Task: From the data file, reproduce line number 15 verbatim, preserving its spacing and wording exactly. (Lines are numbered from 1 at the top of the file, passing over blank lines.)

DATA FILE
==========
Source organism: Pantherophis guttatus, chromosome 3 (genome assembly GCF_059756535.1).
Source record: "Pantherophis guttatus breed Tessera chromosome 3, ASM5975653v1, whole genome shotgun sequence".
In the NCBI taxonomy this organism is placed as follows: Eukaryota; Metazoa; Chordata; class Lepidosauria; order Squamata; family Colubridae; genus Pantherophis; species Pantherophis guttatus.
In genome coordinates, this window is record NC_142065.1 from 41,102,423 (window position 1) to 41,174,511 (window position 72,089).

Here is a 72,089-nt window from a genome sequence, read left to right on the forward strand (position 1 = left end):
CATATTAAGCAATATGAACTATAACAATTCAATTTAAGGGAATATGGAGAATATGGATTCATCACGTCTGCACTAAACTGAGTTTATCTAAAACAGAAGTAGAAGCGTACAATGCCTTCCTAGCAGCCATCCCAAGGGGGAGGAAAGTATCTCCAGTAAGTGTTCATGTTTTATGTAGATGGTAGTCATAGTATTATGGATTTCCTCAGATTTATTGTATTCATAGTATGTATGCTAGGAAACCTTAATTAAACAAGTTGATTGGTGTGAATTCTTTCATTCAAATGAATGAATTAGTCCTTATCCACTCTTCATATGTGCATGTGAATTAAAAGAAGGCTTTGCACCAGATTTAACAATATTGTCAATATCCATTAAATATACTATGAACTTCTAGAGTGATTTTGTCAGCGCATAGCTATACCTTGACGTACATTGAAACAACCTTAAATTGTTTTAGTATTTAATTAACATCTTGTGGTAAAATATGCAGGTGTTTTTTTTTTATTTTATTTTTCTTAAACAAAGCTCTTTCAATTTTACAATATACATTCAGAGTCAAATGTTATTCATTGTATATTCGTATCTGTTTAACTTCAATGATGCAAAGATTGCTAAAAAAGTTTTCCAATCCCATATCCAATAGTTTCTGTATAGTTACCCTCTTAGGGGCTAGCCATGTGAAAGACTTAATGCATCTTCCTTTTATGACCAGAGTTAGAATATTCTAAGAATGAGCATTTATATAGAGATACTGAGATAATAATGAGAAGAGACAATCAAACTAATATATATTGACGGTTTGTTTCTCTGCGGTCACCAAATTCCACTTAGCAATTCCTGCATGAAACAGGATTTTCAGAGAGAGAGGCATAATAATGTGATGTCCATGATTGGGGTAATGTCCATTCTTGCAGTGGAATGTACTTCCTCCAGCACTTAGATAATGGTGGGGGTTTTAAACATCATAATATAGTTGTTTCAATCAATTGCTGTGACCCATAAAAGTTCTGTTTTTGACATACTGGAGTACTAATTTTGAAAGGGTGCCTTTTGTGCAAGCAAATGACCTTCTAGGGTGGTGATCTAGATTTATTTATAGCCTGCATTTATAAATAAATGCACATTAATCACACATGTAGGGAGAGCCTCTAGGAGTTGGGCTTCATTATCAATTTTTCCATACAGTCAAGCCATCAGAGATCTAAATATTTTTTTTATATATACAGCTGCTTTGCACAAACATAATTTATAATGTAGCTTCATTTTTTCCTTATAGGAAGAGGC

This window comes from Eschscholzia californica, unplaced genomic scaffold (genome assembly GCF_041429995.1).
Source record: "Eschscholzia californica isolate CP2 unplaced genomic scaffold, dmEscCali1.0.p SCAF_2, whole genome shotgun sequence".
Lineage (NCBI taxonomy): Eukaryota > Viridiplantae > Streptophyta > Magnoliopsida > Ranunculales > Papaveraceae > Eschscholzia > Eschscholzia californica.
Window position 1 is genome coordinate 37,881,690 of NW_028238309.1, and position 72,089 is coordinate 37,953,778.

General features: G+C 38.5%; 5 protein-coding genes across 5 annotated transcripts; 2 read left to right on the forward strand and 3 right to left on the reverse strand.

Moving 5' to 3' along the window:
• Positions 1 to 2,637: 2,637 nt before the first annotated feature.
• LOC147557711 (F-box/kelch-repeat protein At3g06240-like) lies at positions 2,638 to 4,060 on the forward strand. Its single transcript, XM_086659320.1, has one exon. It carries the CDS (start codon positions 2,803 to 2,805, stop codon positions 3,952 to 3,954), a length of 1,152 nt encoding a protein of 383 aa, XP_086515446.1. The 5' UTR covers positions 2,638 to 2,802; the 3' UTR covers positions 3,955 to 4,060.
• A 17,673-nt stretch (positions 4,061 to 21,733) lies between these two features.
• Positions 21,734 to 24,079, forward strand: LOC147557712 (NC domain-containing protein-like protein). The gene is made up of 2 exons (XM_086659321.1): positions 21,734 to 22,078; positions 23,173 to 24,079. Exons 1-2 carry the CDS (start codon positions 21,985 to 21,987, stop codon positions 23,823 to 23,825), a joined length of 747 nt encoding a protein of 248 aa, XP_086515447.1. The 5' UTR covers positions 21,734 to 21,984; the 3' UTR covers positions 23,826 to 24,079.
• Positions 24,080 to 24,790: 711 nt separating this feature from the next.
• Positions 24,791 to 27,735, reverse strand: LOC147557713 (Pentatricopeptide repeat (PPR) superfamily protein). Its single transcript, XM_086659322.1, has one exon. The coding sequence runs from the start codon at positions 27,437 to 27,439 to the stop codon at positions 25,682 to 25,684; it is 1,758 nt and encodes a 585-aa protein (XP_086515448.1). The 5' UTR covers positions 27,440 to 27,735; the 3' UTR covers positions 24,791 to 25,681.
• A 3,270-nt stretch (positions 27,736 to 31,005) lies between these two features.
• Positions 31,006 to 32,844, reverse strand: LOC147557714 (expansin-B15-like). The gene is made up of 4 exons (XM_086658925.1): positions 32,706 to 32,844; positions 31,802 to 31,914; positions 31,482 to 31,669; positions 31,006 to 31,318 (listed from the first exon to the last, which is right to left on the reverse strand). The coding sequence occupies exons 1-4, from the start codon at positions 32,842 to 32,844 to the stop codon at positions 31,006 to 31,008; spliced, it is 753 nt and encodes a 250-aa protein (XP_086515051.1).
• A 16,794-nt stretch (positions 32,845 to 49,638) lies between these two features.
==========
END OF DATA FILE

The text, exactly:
• A 17,673-nt stretch (positions 4,061 to 21,733) lies between these two features.